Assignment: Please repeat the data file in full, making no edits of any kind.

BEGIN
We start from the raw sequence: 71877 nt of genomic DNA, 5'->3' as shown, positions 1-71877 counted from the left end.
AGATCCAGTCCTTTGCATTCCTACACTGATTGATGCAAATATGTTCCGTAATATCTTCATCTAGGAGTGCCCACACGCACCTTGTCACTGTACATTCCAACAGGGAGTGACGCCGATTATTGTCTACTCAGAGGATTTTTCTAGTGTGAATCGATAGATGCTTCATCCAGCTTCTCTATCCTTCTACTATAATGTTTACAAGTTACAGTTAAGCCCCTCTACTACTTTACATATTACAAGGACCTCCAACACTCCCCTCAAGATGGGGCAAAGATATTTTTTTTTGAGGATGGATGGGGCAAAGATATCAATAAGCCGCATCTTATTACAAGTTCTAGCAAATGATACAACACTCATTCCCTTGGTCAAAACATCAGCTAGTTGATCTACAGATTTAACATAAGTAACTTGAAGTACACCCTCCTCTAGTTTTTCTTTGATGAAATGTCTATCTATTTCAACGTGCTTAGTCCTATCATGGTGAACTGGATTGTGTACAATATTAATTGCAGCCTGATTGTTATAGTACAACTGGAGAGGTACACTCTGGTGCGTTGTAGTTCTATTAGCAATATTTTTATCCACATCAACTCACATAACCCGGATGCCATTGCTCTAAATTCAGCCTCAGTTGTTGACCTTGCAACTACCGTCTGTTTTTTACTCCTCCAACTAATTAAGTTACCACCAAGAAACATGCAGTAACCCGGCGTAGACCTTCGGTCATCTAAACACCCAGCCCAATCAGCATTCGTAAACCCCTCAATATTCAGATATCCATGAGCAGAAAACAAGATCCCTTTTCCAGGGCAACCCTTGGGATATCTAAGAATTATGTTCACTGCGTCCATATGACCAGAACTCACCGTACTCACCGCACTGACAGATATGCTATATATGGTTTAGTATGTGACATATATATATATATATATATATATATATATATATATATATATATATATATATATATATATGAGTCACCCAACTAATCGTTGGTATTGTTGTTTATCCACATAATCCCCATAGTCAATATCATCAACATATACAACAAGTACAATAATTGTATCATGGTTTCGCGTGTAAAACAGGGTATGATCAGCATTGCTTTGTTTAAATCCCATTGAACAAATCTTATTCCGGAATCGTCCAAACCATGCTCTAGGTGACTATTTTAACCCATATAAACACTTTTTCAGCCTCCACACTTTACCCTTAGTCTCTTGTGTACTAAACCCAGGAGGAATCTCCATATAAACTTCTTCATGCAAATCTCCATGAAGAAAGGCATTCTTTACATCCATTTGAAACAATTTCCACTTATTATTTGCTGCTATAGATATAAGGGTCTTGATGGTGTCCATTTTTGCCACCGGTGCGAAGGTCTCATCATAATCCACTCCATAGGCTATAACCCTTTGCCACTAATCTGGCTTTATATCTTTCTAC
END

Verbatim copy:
We start from the raw sequence: 71877 nt of genomic DNA, 5'->3' as shown, positions 1-71877 counted from the left end.
AGATCCAGTCCTTTGCATTCCTACACTGATTGATGCAAATATGTTCCGTAATATCTTCATCTAGGAGTGCCCACACGCACCTTGTCACTGTACATTCCAACAGGGAGTGACGCCGATTATTGTCTACTCAGAGGATTTTTCTAGTGTGAATCGATAGATGCTTCATCCAGCTTCTCTATCCTTCTACTATAATGTTTACAAGTTACAGTTAAGCCCCTCTACTACTTTACATATTACAAGGACCTCCAACACTCCCCTCAAGATGGGGCAAAGATATTTTTTTTTGAGGATGGATGGGGCAAAGATATCAATAAGCCGCATCTTATTACAAGTTCTAGCAAATGATACAACACTCATTCCCTTGGTCAAAACATCAGCTAGTTGATCTACAGATTTAACATAAGTAACTTGAAGTACACCCTCCTCTAGTTTTTCTTTGATGAAATGTCTATCTATTTCAACGTGCTTAGTCCTATCATGGTGAACTGGATTGTGTACAATATTAATTGCAGCCTGATTGTTATAGTACAACTGGAGAGGTACACTCTGGTGCGTTGTAGTTCTATTAGCAATATTTTTATCCACATCAACTCACATAACCCGGATGCCATTGCTCTAAATTCAGCCTCAGTTGTTGACCTTGCAACTACCGTCTGTTTTTTACTCCTCCAACTAATTAAGTTACCACCAAGAAACATGCAGTAACCCGGCGTAGACCTTCGGTCATCTAAACACCCAGCCCAATCAGCATTCGTAAACCCCTCAATATTCAGATATCCATGAGCAGAAAACAAGATCCCTTTTCCAGGGCAACCCTTGGGATATCTAAGAATTATGTTCACTGCGTCCATATGACCAGAACTCACCGTACTCACCGCACTGACAGATATGCTATATATGGTTTAGTATGTGACATATATATATATATATATATATATATATATATATATATATATATATATATATATATATATGAGTCACCCAACTAATCGTTGGTATTGTTGTTTATCCACATAATCCCCATAGTCAATATCATCAACATATACAACAAGTACAATAATTGTATCATGGTTTCGCGTGTAAAACAGGGTATGATCAGCATTGCTTTGTTTAAATCCCATTGAACAAATCTTATTCCGGAATCGTCCAAACCATGCTCTAGGTGACTATTTTAACCCATATAAACACTTTTTCAGCCTCCACACTTTACCCTTAGTCTCTTGTGTACTAAACCCAGGAGGAATCTCCATATAAACTTCTTCATGCAAATCTCCATGAAGAAAGGCATTCTTTACATCCATTTGAAACAATTTCCACTTATTATTTGCTGCTATAGATATAAGGGTCTTGATGGTGTCCATTTTTGCCACCGGTGCGAAGGTCTCATCATAATCCACTCCATAGGCTATAACCCTTTGCCACTAATCTGGCTTTATATCTTTCTAC